2017-08-11 17:18:34 UTC
In a couple of months' time I'm giving a talk on the background and music of this work. In the course of my research I came across an academic spat that reached the public arena, as these spats occasionally do when the subject is of enough general interest. In 2005 Tassilo Erhardt wrote a book, "Handel's "Messiah": Text, Musik, Theologie", in which he claimed that Jennens' compilation of biblical texts that served as Handel's libretto was conceived partly as a Christian defence against Judaism, taking as evidence supposed correspondences between the texts Jennens chose and those discussed by anti-Judaistic authors as contained in the partly known contents of his personal library. Two years later, Michael Marissen took this further in "Rejoicing against Judaism in Handel's Messiah", an article in the Journal of Musicology, claiming to have shown not only that the libretto was designed to teach contempt for Jews but that Handel's music specifically furthered this agenda.
So far so academic, but then Marissen wrote articles in this vein in the New York Times and the Huffington Post, and subsequently a book ("Tainted glory in Handel's Messiah: the unsettling history of the world's most beloved choral work"). The academic upshot was a symposium in which this thesis seems to have been demolished by Handel scholars including Ruth Smith. Unfortunately the thesis appears to have appeared as fact in several places without mention of its refutations.
Now, all you loyal Wagnerians will see the connection with our hero here, especially in the thread on the recent Bayreuth production of Die Meistershinger. A central aspect of the approach taken by Messrs Erhardt and Marrisen in the case of Handel, and Gutman, Weiner, Millington & Co in that of Wagner is that of crypto-anti-Semitism, which seems necessary for their respective theses to succeed. In neither Handel's case nor Wagner's is the supposed anti-Semitism overt in the text, although both parties claim that it is in the music. I have never come across a clear justification of such reticence in an environment where anti-Semitism (religious in early-mid 18th century England, and religious, then increasingly racial in mid-late 19th century Germany) was a normal part of both public and private discourse - but in any event it seems necessary to this thesis that the public should have understood these hidden references.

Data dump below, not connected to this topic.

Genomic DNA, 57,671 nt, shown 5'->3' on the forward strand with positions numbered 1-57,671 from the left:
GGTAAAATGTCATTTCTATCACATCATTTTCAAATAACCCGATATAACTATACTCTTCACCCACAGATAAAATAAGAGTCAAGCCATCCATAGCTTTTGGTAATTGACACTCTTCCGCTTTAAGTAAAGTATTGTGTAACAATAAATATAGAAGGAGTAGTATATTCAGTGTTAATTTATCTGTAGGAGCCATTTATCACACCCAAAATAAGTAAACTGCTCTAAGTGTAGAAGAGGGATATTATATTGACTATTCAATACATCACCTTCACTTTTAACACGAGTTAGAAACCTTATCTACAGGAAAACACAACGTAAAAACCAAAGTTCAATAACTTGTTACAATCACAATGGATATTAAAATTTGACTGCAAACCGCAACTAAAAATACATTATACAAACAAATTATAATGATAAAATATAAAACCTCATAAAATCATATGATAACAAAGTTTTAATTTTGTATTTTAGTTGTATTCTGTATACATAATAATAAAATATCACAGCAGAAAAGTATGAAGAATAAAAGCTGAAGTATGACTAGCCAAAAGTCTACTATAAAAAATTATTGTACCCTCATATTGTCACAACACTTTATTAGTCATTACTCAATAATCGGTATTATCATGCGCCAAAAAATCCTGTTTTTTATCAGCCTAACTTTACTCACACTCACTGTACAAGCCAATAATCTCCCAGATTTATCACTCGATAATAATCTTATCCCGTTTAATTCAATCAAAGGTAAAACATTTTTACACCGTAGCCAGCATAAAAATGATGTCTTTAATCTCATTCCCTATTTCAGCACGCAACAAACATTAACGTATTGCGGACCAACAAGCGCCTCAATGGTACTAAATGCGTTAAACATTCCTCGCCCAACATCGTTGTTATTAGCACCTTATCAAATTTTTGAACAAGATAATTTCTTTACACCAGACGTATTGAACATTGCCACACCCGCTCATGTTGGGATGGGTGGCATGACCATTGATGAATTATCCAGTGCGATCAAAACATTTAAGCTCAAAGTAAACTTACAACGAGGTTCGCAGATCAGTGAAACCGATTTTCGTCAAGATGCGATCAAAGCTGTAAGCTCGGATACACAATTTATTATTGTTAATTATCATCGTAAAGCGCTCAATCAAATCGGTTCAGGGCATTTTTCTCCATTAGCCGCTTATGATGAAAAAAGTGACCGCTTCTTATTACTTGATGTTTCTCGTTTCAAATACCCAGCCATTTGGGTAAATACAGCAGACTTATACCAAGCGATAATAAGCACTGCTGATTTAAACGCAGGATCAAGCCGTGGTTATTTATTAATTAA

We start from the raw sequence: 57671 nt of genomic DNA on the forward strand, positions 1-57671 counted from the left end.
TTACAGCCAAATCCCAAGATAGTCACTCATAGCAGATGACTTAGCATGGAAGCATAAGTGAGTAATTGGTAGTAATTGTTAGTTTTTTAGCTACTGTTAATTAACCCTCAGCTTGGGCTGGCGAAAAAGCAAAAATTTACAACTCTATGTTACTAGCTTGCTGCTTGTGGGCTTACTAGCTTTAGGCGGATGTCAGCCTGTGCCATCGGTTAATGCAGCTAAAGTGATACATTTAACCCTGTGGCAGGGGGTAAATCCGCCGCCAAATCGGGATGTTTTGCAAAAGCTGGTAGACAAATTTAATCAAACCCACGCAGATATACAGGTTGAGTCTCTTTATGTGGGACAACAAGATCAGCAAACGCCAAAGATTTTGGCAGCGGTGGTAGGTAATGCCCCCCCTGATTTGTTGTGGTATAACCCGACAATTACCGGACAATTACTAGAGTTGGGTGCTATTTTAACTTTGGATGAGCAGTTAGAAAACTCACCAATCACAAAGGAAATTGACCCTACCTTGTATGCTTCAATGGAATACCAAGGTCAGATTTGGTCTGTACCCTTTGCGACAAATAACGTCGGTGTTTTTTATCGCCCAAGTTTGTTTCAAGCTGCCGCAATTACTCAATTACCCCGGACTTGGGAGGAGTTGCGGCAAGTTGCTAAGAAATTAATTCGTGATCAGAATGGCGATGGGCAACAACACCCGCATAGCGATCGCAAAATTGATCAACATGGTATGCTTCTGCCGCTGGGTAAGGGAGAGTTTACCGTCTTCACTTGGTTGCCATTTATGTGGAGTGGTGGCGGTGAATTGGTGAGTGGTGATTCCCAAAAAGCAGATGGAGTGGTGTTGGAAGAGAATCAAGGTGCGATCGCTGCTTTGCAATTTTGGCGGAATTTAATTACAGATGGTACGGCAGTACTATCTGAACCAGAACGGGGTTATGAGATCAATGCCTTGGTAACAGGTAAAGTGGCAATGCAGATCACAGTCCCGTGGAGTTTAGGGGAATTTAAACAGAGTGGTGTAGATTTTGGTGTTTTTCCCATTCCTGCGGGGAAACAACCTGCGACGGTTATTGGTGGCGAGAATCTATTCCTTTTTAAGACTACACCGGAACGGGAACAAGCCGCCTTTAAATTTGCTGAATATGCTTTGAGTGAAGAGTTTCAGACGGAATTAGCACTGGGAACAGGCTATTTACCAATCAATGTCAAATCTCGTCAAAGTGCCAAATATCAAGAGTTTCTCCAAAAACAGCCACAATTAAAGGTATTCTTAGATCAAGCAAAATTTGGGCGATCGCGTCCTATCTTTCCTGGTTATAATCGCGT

I'm no scholar, but I have never come across one word - I repeat, not so much as a single word - by any contemporary that recognises the works' supposed anti-Semitic message, much less hailing (or bewailing) it as a hammer-blow to that detestable religion or race, as the cap fits. Am I missing something?
And if I'm not, am I missing something else when I observe that, certainly in the case of the Messiah fracas, and to the best of my knowledge as regards Wagner, no scholar has raised this issue as perhaps the most decisive refutation of the "anti-Semitism hidden in plain sight" gambit? I always get twitchy when I think I'm the first to have spotted something. That blessed event has actually yet to occur!
And finally, if this contemporary silence is real, could there be any other explanations than either of these (incompatible) two:
1. The works in question do indeed contain covert anti-Semitic references, but their (often virulently) anti-Semitic audiences were too dense to decode them?
2. The works in question simply aren't anti-Semitic in the first place.